Posted March 31, 2006
Book: Simple Ways to Pray: Spiritual Life in the Catholic Tradition
Author: Emilie Griffin
Rowman and Littlefield, NY, 2006, pp. 189
An Excerpt from the Jacket:
In Simple Ways to Pray, Emilie Griffin explores the different types,
devotional styles, and techniques of prayer and outlines practical
strategies for starting and sustaining an interior spiritual life.
Describing prayer as “that deep urgency or longing for something greater
than ourselves,” Griffin extends an open invitation to readers to put
themselves in the presence of God and, by doing so, to open their hands,
minds, and hearts to receive the full potential of God’s love. This book is
ideal for individual or group use in parishes and classrooms.
An Excerpt from the Book:
Why Should I Pray?
Some questions come to mind right away. Why should I pray? What difference
will it make in my life? Is prayer about asking for things? How much time
should I spend? How will I find the time? Where should I pray? What if I
feel awkward or strange? Is prayer a “family thing”?
These and other questions will be considered. At the same time, we will look
at the many and varied styles of prayer in the Catholic tradition, styles
which are being richly revived today.
Prayer begins as a deep urgency or longing for something beyond — something
greater than ourselves – for God, even though we may not yet be able to name
that longing and call it prayer. Many attempts have been made to describe
prayer. Spiritual writers and teachers attempt to define — sometimes by a
figure of speech or metaphor – what prayer is. Prayer has been called “a
raising of the heart and mind to God” and “a long, loving look at the real.”
Poets have sometimes attempted to describe prayer. The American poet Emily
Prayer is the little implement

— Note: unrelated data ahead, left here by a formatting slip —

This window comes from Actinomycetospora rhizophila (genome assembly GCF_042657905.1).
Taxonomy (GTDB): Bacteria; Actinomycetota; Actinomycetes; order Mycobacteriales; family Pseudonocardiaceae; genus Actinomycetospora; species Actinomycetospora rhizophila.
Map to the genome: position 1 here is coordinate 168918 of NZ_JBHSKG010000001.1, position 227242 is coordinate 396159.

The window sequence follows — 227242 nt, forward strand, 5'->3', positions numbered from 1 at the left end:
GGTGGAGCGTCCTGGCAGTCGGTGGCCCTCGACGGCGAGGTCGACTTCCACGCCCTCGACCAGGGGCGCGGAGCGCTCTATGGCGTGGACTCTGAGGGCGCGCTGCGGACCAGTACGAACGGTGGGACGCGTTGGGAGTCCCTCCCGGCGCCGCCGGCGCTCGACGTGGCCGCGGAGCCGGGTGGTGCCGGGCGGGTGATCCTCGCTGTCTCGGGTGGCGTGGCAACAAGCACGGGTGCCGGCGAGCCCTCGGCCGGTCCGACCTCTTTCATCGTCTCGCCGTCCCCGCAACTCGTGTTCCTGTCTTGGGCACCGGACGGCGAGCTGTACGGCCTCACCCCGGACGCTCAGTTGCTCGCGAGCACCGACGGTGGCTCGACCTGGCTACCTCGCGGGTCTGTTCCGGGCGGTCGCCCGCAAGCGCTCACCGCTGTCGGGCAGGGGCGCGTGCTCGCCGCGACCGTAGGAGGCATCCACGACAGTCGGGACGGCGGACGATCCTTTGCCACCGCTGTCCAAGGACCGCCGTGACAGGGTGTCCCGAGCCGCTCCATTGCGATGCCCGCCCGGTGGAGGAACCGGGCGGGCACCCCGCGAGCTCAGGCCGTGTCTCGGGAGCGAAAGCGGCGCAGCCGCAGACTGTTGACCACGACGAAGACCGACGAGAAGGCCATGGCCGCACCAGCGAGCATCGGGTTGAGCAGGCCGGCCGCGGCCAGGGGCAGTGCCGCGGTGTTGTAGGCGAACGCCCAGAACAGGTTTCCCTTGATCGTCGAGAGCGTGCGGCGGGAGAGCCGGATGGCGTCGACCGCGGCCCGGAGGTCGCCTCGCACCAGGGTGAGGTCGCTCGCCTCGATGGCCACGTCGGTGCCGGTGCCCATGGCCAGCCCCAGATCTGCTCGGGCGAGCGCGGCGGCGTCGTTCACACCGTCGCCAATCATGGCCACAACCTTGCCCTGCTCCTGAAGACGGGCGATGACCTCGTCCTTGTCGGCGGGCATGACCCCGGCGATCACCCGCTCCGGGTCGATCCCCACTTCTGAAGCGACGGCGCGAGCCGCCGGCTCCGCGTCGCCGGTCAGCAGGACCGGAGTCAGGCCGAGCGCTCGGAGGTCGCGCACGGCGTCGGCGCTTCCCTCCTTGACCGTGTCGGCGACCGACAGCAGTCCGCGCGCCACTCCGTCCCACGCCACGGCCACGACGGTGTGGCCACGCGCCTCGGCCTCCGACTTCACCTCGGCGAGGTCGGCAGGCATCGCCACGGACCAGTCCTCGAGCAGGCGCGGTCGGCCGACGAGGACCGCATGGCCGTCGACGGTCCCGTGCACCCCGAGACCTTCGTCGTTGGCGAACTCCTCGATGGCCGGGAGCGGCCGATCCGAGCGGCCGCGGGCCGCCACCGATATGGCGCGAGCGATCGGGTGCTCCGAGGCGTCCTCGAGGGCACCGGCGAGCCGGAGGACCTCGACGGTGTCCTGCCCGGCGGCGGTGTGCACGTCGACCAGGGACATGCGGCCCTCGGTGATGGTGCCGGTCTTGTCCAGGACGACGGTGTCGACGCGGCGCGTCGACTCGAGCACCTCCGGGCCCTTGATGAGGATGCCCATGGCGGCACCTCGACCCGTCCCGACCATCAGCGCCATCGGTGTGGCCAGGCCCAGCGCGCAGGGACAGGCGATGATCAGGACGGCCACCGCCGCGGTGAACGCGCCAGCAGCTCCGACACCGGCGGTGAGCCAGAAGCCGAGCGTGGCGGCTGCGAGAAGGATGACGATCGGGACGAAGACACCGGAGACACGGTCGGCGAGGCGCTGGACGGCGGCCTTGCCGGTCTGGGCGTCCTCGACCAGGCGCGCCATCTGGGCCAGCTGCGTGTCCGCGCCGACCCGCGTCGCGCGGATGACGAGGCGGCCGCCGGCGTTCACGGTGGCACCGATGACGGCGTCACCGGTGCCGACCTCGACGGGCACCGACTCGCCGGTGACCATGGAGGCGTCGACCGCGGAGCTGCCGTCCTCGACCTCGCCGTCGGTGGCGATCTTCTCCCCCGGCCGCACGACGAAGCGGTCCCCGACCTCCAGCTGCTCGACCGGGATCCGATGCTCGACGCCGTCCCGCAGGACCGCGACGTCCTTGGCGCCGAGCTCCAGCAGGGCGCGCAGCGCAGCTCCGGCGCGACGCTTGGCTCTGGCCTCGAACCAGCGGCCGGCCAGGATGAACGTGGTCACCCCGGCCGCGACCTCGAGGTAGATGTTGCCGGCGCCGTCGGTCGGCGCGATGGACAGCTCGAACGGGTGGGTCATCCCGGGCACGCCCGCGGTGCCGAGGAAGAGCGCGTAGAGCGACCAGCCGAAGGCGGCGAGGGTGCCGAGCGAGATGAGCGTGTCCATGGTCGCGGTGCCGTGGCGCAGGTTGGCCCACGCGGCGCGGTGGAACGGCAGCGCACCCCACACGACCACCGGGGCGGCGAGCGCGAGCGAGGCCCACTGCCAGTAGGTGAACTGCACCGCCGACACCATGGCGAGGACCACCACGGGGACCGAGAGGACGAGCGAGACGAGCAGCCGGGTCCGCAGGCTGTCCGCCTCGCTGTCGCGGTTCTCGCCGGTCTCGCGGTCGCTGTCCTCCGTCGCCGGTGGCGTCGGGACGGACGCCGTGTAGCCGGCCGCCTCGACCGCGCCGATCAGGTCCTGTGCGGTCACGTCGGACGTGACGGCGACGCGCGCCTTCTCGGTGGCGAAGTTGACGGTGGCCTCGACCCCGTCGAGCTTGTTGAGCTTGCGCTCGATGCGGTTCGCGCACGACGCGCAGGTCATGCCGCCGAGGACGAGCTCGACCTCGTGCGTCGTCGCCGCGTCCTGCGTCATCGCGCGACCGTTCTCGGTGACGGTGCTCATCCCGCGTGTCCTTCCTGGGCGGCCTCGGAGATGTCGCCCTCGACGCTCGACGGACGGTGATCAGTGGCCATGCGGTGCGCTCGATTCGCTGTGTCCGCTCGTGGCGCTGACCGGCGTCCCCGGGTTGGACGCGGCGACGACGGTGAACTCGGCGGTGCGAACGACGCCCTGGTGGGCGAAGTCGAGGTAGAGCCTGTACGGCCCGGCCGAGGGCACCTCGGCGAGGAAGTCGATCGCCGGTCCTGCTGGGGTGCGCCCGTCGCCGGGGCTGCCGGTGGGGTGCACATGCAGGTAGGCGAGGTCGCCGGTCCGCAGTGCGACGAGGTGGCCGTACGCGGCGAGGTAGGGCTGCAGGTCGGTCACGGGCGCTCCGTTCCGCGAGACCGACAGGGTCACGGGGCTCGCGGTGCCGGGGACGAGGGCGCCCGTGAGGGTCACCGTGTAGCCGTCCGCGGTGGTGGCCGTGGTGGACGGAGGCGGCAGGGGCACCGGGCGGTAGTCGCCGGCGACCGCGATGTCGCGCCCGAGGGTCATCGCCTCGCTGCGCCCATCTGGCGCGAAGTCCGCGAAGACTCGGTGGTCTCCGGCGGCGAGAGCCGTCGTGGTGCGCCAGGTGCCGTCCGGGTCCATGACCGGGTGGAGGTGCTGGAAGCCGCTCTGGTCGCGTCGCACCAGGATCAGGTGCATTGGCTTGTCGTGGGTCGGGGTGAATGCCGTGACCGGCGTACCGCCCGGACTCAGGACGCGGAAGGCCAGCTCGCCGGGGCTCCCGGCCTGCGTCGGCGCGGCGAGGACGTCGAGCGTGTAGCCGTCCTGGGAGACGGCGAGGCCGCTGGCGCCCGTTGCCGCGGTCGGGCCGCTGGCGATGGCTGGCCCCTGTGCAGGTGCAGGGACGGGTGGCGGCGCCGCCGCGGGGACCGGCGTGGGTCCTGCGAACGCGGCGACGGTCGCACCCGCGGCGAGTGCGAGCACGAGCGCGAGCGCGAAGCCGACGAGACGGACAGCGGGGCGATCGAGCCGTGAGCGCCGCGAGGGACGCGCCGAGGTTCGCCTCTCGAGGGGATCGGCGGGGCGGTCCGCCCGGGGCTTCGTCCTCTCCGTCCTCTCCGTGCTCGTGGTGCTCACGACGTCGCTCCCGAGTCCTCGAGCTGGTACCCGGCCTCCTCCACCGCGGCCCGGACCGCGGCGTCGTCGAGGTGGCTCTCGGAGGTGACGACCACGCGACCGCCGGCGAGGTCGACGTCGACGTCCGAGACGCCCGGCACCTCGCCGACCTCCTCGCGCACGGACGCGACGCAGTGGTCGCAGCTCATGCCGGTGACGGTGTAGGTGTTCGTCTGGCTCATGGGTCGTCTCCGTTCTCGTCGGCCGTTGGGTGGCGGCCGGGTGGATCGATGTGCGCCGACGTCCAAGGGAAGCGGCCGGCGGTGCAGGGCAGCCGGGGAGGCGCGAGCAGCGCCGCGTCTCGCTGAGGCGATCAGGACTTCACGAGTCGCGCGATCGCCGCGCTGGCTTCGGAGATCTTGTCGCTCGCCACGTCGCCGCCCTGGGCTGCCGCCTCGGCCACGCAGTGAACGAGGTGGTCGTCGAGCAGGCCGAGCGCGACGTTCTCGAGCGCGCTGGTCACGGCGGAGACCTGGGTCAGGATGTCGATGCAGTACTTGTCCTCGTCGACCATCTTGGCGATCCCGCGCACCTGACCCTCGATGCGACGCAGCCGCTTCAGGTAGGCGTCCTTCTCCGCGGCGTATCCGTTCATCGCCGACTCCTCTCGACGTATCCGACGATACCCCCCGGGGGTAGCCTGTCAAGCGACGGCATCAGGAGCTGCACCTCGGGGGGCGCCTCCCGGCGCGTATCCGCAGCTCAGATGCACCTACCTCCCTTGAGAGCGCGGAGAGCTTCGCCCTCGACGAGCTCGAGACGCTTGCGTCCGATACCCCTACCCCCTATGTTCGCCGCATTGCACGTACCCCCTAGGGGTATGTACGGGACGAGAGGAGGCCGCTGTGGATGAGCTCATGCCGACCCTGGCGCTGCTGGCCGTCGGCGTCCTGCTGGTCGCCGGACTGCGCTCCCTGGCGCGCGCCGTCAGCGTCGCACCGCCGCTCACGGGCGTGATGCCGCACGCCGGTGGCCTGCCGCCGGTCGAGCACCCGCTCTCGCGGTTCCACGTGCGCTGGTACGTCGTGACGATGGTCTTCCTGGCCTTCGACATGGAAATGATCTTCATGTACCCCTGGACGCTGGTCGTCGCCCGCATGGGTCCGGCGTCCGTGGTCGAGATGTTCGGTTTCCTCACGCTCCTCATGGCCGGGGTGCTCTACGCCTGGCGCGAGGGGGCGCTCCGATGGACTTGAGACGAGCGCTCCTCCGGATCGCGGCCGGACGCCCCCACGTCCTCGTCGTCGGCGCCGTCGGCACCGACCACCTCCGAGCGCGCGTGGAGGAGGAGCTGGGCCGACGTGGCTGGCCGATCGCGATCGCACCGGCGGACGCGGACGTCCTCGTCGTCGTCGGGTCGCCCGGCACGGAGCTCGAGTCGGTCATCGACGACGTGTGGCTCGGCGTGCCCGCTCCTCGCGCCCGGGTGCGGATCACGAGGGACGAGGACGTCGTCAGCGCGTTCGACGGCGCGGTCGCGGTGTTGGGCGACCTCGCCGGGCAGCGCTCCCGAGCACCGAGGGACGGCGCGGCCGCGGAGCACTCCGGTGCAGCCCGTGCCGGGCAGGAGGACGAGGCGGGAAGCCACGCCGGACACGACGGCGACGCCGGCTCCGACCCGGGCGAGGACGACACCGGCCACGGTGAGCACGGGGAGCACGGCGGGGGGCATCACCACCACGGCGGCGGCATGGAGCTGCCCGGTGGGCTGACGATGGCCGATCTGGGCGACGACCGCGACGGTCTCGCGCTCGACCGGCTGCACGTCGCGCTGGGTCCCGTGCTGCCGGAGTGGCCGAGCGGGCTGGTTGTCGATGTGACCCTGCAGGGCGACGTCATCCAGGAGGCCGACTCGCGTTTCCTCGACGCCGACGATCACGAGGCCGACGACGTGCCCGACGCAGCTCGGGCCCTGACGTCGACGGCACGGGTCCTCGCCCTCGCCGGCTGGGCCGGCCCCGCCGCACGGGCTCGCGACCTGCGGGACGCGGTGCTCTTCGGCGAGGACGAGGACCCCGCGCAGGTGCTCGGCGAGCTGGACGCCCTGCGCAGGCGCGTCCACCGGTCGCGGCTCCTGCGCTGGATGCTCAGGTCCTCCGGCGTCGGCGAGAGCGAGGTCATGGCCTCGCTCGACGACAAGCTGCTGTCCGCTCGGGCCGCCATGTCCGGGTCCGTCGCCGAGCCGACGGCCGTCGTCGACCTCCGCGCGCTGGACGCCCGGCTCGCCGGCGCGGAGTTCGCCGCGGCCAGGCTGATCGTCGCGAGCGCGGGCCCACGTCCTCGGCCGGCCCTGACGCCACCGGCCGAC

through which men reach
where presence is denied them.
They fling their speech
by means of it in God’s ear;
If then he hear
this sums the apparatus
comprised in prayer.
As usual, she is rather witty and concise.
George Herbert, an English country parson, wrote some profound spiritual
poems. One gives a long list of comparisons meant to define prayer. Herbert
says, for instance, that prayer is “God’s breath in man returning to his
birth.” He means, I think, that prayer originates with God, who breathes
into us a spirit of prayer; then we breathe it back toward God. In short,
our prayer begins and ends in god. God calls us to pray, and we respond.
Prayer is our response to God’s initiative.
Herbert also says prayer is “the heart in pilgrimage.” Prayer is yearning of
the heart, not a certain reciting of set prayer-formulas. It is genuine,
sincere, heartfelt. Another phrase Herbert uses to define prayer is “the
soul in paraphrase.” What on earth doe he mean? Herbert suggests that prayer
transforms the soul; no longer your everyday, garden-variety soul, it has
been transformed by grace.
Table of Contents:
Chapter 1 Opening the Treasure Box
Chapter 2 Becoming Intentional
Chapter 3 Visiting with Christ Jesus
Chapter 4 Praying in the Holy Spirit
Chapter 5 The Blessed Virgin Mary
Chapter 6 Praying to angels and saints
Chapter 7 Intercessory Prayer: Petition
Chapter 8 Contemplative styles of Prayer: The Simpler, the Better
Chapter 9 Practical Strategies
Chapter 10 Spiritual Life in the Catholic Tradition